The Southern Alps, or Kā Tiritiri o te Moana, frame the South Island through its centre.

Get active since you’re outdoors, by skiing down the snowy mountains or exploring the gorgeous terrain on horseback or by river rafting. Trekkers can take the Moonlight Track to Bob’s Peak or opt for the Skyline Gondola to enjoy a view of the Southern Alps in a sweeping vista.

For the truly unflappable, you just might find gold in Nevis Valley. No, it’s not because of the area’s gold-mining history – it’s where the Giant Nevis Swing awaits. One of the biggest swings in the world, you’ll find yourself screaming down a 300m arc through the air as the canyon whizzes by.

If the Nevis Swing isn't for you, there's an equally terrifying bungy-jumping experience at the same bridge.


New Zealand is known to be incredibly pristine, but how does it stay that way? This constant maintenance stems from the ethos of kaitiakitanga, or guardianship and protection of the land and people; a holistic ideal that is instilled deeply in Kiwis of all generations.

Conservation is a point of pride for Kiwis when it comes to the natural beauty of the country and it shows in most experiences the country has to offer. Take Rotorua for example. The town sits on a geothermal wonderland, complete with natural mud baths and sulphur spas. And yet, the modern amenities here have not compromised nature, offering unobtrusive comfort and convenience.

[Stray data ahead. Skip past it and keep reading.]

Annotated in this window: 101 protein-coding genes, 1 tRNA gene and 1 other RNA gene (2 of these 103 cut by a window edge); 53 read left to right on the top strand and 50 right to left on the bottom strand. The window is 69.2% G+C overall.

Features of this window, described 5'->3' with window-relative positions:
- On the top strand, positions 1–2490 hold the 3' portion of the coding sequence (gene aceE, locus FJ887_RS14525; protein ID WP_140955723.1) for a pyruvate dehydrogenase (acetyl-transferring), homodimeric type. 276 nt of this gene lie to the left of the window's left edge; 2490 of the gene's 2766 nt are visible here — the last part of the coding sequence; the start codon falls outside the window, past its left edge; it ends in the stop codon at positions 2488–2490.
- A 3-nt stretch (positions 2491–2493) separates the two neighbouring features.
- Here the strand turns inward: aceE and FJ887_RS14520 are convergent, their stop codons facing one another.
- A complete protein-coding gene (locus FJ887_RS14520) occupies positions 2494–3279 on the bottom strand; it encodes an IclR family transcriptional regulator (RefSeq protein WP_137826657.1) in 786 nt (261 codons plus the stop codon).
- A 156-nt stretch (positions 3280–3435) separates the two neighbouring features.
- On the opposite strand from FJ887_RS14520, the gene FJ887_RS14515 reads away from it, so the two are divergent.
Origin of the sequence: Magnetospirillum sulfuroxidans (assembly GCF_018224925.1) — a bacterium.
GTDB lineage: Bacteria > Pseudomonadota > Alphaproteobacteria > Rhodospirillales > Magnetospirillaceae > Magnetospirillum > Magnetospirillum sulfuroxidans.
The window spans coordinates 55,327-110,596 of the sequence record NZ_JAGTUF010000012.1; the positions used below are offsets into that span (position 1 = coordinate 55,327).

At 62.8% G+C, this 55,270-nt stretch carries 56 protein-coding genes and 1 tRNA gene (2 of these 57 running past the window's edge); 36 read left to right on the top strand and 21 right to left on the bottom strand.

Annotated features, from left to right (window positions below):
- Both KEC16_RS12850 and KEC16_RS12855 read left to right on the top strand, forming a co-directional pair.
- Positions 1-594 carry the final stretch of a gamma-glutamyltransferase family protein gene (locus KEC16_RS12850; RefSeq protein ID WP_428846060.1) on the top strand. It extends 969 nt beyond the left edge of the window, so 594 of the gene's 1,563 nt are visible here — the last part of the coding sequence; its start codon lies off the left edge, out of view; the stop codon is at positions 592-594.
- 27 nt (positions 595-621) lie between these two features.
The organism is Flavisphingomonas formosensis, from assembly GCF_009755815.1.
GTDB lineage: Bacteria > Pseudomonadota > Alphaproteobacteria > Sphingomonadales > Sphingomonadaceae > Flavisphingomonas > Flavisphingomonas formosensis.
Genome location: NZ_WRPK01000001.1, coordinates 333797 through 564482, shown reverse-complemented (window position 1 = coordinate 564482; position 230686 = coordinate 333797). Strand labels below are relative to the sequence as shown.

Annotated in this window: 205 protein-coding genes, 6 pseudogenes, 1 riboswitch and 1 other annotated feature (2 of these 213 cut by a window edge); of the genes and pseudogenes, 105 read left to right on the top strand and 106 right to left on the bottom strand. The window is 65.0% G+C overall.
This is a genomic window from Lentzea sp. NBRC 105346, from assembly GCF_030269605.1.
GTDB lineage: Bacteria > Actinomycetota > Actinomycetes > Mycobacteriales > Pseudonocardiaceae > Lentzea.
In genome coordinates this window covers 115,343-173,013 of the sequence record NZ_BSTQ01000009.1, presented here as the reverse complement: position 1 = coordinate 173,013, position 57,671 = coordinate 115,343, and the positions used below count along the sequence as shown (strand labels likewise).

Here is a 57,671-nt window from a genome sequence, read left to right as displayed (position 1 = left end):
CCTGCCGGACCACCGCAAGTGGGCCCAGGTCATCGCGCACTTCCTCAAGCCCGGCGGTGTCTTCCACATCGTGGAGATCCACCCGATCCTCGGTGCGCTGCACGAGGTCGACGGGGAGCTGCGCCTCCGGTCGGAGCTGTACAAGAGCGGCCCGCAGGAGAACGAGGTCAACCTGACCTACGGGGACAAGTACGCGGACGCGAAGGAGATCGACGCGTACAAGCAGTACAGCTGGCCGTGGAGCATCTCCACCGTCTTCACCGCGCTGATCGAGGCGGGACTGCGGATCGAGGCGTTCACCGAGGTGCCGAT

Walk on the wild side, but respectfully.

Other experiences like the Rotorua Canopy Tours let visitors be as close to New Zealand’s untouched native forests, showing the country in its originality. Because you’re above, there’s never a chance to "violate" the grounds.

Indulge in more of that natural beauty by kayaking down Lake Rotomahana, where the steaming prehistoric cliffs at Waimangu Volcanic Valley offer paddlers a close look at active fumaroles and geysers in a unique encounter. For the biggest gush, find it at Pohutu Geyser. Water spurts up to 20 times a day to heights of up to 30m.

The traditional Māori greeting is the hongi, where two people press their noses together and their foreheads.

Rotorua is also a great place to experience a slice of Māori culture. Connected to the lands that they first migrated to in the 12th century, the indigenous people of New Zealand have generations of wisdom to impart to city-dwellers.

Whakarewarewa is a living village where you’ll learn how the early Māori used geothermal waters to bathe, cook and wash, while Tamaki Māori Village is great for a chance to learn the haka or poi dances, taste hangi (food cooked in buried heated rocks) and enjoy live performances.

Get in touch with the land, and learn how the Māori used thermal springs for daily necessities like cooking.